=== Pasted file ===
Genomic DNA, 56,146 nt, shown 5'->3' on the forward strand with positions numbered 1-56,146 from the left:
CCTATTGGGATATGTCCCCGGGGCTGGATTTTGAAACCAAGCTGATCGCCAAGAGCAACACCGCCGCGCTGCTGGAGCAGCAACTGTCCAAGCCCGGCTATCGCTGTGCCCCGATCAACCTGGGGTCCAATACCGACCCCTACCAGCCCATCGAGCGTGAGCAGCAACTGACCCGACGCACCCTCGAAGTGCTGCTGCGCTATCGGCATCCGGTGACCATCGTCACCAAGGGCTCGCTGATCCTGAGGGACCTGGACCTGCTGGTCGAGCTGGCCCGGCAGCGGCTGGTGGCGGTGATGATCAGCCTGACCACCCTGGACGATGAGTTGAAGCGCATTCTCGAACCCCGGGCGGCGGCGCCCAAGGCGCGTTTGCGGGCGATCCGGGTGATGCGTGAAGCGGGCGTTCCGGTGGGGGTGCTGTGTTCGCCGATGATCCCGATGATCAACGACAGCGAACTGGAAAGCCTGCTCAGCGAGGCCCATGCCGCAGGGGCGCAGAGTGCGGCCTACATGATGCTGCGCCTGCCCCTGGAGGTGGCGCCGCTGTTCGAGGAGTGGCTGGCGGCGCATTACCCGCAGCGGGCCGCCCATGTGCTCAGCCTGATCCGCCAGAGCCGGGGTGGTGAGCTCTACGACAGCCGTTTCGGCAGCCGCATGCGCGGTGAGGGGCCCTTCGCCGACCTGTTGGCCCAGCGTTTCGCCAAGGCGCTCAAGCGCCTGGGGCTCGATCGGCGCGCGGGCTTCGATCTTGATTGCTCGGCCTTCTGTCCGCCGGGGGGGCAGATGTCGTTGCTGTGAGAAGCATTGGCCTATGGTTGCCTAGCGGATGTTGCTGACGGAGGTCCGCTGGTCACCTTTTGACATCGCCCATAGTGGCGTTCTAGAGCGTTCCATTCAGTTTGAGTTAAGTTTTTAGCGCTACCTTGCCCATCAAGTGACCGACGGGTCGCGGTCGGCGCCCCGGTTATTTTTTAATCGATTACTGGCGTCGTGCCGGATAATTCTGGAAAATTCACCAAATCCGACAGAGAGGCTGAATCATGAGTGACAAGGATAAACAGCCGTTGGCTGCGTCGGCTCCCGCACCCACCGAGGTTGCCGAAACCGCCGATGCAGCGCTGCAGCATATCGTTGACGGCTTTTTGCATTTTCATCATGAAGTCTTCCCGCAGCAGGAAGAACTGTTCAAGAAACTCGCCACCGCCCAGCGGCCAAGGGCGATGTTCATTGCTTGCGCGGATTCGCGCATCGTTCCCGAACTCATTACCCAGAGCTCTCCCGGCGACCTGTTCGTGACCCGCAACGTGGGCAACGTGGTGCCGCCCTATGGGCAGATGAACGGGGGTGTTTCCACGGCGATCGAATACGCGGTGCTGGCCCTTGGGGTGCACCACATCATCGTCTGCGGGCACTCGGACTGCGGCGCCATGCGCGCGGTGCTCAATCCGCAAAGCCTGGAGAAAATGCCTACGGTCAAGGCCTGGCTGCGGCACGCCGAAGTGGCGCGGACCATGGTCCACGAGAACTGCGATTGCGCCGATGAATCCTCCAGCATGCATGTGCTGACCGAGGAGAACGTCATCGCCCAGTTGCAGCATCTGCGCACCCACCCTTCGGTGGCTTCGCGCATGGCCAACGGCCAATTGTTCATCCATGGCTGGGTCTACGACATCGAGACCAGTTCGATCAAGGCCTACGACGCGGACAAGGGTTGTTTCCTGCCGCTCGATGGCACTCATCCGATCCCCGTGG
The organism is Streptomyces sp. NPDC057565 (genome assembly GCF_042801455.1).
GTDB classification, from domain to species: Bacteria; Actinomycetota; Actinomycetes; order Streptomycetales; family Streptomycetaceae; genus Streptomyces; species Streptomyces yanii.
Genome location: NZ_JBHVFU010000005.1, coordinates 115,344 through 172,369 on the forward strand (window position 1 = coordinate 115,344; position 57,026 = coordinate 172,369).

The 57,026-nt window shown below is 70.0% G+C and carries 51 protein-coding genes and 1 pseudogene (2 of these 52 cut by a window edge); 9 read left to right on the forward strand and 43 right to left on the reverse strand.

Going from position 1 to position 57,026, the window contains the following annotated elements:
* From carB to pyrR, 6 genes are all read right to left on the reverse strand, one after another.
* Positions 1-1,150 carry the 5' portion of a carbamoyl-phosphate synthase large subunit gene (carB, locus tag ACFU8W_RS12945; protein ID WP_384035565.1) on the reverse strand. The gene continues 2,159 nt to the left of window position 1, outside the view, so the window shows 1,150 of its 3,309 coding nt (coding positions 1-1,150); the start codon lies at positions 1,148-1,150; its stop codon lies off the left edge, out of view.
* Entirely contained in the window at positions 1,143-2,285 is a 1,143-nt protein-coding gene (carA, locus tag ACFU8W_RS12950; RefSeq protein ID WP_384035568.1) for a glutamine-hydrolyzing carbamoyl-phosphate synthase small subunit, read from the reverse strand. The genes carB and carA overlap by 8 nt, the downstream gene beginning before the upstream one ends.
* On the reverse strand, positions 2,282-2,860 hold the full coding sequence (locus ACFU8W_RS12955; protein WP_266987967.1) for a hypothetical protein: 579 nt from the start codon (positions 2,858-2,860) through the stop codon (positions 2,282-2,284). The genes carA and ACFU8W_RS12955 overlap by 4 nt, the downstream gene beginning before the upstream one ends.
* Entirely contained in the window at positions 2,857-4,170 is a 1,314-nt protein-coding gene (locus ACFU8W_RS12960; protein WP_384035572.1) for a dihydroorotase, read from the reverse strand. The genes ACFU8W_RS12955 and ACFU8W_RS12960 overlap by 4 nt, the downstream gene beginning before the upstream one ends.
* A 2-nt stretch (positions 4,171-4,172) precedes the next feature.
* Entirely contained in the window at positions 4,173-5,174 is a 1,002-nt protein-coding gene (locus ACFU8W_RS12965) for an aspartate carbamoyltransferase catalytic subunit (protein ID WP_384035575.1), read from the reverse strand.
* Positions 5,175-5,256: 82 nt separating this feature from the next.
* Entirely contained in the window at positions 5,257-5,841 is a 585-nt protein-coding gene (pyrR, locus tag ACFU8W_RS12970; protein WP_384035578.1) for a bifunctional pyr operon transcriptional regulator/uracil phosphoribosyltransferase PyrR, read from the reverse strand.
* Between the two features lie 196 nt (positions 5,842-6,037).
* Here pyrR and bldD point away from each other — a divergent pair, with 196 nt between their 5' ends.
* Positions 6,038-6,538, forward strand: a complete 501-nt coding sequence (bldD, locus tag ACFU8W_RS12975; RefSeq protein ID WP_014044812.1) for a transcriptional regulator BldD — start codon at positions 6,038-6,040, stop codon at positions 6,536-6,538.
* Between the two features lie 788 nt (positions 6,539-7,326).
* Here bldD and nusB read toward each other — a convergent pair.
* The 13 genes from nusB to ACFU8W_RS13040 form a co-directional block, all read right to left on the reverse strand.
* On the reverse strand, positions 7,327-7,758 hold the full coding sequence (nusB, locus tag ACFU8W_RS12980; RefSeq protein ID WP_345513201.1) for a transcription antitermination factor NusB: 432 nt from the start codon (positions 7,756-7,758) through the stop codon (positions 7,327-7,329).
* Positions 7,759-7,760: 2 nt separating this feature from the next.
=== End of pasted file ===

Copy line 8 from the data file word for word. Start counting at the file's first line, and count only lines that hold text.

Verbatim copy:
* From carB to pyrR, 6 genes are all read right to left on the reverse strand, one after another.